My 6 Best Reads of 2014

I thought about waiting until 2014 is actually over before posting about my best reads this year, but I figured if there is a late-comer in the next few weeks, nothing prevents me from revising my list. It would have to be a really fantastic late-comer, but anything is possible.

Note that I called this my best reads of 2014. I did this because many of the books I read this year were not published in 2014. I want it to be clear that these mark the books that I most enjoyed reading this year, even if they weren’t published this year. Call me quirky.

Indeed, calling these “reads” is a little disingenuous, too, as most of these were audio book, and I listened to them. I have come, reluctantly, to accept that reading and listening are two different activities, but for the sake of simplicity, they produce the same result within me, and so I use the phrases interchangeably, much to the dismay of many. Again, call me quirky.

To date, I have read 36 books so far this year. That is down from last year, but there were a couple of really long book this year and that makes up for some of it. 20 of those 36 books (56%) were nonfiction. 6 of the 36 books were re-reads of books I’d already read. Here then, are my best reads of 2014.

6. A Prayer for Owen Meany by John Irving

I’d never read anything by John Irving before, and wracking my brain, I can’t think of what it was that made me decide to tackle A Prayer for Owen Meany. But I thought it was fantastic, and this is one example where an audiobook almost certainly gives added dimension to the printed page, for Joe Barrett’s impression of Owen Meany’s unusual voice was pitch-perfect. Indeed, because of Joe Barrett’s excellent narration of this book, I sought out other books that Barrett has narrated.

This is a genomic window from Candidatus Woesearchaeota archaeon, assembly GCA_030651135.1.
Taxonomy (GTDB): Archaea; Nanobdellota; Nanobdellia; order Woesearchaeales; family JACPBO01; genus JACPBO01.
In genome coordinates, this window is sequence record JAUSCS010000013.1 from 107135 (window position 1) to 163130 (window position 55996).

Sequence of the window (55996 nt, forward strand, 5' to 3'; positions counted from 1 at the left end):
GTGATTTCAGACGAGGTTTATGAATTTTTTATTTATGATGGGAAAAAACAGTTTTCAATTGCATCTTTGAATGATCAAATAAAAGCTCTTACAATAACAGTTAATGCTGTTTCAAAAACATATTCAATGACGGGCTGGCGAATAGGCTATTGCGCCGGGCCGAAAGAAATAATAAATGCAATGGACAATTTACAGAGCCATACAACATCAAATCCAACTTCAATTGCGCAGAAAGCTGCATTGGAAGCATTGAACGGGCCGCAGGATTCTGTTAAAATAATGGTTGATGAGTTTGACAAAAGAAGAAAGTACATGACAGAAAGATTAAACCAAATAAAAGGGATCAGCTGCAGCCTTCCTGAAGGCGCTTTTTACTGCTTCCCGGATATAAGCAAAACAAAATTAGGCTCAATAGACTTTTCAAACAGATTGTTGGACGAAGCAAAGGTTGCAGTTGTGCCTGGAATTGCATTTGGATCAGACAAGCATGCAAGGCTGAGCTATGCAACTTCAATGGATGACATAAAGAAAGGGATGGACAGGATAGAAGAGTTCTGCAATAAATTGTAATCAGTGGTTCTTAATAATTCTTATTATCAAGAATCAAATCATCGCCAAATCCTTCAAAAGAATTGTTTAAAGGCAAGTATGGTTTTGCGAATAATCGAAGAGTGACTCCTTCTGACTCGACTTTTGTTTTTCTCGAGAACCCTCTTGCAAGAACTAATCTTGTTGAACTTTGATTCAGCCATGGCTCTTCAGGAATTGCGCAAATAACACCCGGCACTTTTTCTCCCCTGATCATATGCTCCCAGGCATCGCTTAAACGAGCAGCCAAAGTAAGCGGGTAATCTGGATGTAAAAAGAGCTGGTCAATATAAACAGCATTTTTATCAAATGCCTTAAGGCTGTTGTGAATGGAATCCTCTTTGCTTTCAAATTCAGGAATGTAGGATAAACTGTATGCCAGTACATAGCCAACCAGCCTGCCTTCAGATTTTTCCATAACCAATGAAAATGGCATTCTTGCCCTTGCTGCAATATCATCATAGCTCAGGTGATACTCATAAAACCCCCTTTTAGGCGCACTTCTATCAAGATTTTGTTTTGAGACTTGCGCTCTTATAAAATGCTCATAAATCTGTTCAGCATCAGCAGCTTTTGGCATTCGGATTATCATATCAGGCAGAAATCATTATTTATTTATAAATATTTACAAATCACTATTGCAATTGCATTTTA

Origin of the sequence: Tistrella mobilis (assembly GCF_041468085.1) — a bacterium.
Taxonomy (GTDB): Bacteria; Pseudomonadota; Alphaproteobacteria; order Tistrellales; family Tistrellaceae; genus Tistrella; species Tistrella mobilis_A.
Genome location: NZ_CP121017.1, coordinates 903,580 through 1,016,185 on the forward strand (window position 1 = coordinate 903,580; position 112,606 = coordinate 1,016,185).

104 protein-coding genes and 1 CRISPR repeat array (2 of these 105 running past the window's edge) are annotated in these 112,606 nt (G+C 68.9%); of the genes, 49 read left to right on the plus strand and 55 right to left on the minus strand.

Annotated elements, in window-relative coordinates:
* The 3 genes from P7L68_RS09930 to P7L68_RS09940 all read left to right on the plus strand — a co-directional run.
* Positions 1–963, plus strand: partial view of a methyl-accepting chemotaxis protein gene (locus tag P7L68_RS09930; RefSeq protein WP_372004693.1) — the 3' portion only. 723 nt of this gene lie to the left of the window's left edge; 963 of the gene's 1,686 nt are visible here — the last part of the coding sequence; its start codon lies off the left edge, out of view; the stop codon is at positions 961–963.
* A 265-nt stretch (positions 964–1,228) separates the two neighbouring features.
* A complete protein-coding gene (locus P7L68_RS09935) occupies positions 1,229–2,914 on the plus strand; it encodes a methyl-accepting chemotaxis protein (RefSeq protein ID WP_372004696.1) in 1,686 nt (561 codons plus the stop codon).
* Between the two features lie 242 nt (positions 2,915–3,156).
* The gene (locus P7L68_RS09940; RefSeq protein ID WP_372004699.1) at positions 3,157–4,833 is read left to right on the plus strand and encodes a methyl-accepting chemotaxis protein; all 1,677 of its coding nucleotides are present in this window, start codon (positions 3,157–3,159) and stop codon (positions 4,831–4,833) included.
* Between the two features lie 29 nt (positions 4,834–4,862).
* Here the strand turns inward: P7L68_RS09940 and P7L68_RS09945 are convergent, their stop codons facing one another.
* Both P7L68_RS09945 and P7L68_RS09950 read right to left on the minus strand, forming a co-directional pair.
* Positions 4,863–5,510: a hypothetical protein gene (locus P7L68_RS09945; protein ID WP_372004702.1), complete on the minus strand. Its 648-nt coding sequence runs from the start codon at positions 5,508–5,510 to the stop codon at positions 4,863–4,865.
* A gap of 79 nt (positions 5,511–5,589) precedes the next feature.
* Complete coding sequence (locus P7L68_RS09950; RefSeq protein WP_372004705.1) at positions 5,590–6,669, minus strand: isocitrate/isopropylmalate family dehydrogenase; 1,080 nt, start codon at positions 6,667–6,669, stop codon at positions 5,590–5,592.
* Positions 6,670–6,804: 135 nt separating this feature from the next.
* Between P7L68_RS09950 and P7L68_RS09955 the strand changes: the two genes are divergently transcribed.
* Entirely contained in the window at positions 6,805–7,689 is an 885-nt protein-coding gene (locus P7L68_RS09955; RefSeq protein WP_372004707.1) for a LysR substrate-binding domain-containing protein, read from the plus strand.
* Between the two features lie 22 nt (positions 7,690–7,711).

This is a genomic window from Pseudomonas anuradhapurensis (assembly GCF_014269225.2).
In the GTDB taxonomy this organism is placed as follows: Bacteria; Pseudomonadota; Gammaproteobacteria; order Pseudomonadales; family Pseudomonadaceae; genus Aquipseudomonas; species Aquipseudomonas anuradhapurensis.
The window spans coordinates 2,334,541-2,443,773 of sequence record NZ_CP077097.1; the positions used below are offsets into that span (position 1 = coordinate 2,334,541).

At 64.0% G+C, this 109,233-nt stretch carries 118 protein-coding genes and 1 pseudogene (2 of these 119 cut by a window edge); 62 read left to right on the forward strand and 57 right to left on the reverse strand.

5. The Martian by Andy Weir

This book was a hard science fiction-fan’s playground. What happens when an astronaut is accidentally left-behind on the Martian surface? How long can he survive? Turns out, a pretty long time. This novel was the exception to the rule that technical description in a science fiction novel can be boring and get the way. I listened to much of this book on the long drive home from our summer vacation in Maine, and that meant that Kelly–who is anything but a hard science fiction fan–listened to it a well. She got caught up in it for while. Eventually, she drifted to sleep, lulled by the highway, but when she awakened, the very first thing she asked me was, “Did he make off the planet?”

4. Great Baseball Writing: Sports Illustrated 1954-2004 edited by Rob Fleder

If the human lifespan ever stretched out to the point where multiple careers were possible in a single lifetime, I think I’d turn my attention to becoming a sportswriter, and specifically, a baseball writer. The long pieces in this collection appeared throughout a 50-year span of Sports Illustrated, giving a picture of the game, and its participants (to say nothing of the times in which they played) in a way that only baseball sportswriters can capture

3. The Innovators: How a Group of Inventors, Hackers, Geniuses and Geeks Created the Digital Revolution by Walter Isaacson

I grew up on the border of the digital age, straddling that divide that Gartner has callously called “digital native” vs. “digital immigrant.” So Isaacson’s book spoke to me in ways that other technology books have not. I burned with the same kind of passion about the potentials of technology that many of the inventors, hackers, geniuses, and geeks referred in this book also burned. Reading about the evolution of the digital age was a fascinating, and also enlightening. I have yet to come across a better overview of the period than what Isaacson has provided here.